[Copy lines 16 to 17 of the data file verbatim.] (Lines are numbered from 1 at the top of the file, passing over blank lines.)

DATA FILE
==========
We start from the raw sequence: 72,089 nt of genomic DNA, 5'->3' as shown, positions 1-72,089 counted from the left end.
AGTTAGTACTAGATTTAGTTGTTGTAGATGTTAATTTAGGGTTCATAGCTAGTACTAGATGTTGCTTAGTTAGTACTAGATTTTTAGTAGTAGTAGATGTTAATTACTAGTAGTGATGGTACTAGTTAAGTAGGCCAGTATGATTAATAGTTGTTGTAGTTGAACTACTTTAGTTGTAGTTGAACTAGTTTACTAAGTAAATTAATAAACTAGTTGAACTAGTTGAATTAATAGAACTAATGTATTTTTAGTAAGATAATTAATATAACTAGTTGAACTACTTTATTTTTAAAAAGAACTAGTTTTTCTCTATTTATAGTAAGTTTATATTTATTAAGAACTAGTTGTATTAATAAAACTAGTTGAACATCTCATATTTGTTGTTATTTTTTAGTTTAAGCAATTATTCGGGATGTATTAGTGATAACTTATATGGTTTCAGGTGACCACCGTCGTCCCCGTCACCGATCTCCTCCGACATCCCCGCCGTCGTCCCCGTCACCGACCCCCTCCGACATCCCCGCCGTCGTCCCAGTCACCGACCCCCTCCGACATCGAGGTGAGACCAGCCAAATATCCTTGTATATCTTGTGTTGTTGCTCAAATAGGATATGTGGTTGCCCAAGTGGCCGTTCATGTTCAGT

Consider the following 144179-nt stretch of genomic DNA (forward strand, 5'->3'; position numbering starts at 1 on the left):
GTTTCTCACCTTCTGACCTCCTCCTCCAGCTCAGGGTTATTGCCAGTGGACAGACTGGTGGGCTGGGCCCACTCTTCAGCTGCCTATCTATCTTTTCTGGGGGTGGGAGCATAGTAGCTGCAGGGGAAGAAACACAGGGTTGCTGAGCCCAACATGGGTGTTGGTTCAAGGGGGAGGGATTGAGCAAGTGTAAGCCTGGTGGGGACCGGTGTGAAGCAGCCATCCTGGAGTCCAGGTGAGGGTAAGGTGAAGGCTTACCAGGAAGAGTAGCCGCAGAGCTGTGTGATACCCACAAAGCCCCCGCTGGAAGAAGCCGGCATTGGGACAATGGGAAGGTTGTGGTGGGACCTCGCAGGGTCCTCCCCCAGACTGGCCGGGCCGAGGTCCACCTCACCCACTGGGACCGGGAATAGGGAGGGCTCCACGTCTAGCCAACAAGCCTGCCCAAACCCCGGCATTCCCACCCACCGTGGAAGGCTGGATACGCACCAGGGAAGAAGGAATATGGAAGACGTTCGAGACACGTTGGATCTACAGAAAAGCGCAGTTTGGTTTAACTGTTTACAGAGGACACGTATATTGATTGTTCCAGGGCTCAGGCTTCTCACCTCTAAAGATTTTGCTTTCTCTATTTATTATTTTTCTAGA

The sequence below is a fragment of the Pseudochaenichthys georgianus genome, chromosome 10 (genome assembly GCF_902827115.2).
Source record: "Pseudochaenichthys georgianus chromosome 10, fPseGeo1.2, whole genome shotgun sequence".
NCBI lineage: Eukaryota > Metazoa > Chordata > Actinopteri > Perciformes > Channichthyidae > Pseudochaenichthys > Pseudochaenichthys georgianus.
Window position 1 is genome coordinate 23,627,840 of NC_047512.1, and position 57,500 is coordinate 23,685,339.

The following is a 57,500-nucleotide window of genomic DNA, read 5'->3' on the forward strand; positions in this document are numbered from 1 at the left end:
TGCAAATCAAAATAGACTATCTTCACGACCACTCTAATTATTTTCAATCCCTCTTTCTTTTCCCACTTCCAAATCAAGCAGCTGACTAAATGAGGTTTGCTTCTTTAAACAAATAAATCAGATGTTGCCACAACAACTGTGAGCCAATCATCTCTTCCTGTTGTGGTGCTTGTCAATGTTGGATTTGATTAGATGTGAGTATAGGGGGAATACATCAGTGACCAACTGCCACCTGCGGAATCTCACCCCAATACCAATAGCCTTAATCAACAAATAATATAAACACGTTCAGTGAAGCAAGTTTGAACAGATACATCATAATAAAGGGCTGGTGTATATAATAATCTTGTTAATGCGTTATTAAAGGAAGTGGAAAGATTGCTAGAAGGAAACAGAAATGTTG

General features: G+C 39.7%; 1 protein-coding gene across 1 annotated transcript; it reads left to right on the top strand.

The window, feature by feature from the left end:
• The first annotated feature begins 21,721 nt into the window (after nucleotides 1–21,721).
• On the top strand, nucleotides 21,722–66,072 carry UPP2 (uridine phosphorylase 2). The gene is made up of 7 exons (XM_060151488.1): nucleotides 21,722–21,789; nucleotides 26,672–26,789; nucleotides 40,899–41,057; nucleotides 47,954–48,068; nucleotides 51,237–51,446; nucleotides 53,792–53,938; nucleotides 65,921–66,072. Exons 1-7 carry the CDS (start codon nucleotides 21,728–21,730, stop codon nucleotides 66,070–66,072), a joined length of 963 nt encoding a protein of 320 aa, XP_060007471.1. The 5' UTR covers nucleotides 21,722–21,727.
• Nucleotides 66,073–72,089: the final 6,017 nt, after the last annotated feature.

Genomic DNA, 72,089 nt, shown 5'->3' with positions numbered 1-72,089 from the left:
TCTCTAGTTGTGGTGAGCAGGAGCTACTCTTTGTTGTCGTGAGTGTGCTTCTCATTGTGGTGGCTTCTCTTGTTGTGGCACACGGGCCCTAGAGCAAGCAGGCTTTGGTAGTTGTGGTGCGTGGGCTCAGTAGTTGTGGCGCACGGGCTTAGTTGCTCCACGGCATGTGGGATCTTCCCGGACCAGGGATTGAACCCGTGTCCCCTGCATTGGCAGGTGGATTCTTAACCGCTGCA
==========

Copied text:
Genomic DNA, 72,089 nt, shown 5'->3' with positions numbered 1-72,089 from the left:
TCTCTAGTTGTGGTGAGCAGGAGCTACTCTTTGTTGTCGTGAGTGTGCTTCTCATTGTGGTGGCTTCTCTTGTTGTGGCACACGGGCCCTAGAGCAAGCAGGCTTTGGTAGTTGTGGTGCGTGGGCTCAGTAGTTGTGGCGCACGGGCTTAGTTGCTCCACGGCATGTGGGATCTTCCCGGACCAGGGATTGAACCCGTGTCCCCTGCATTGGCAGGTGGATTCTTAACCGCTGCA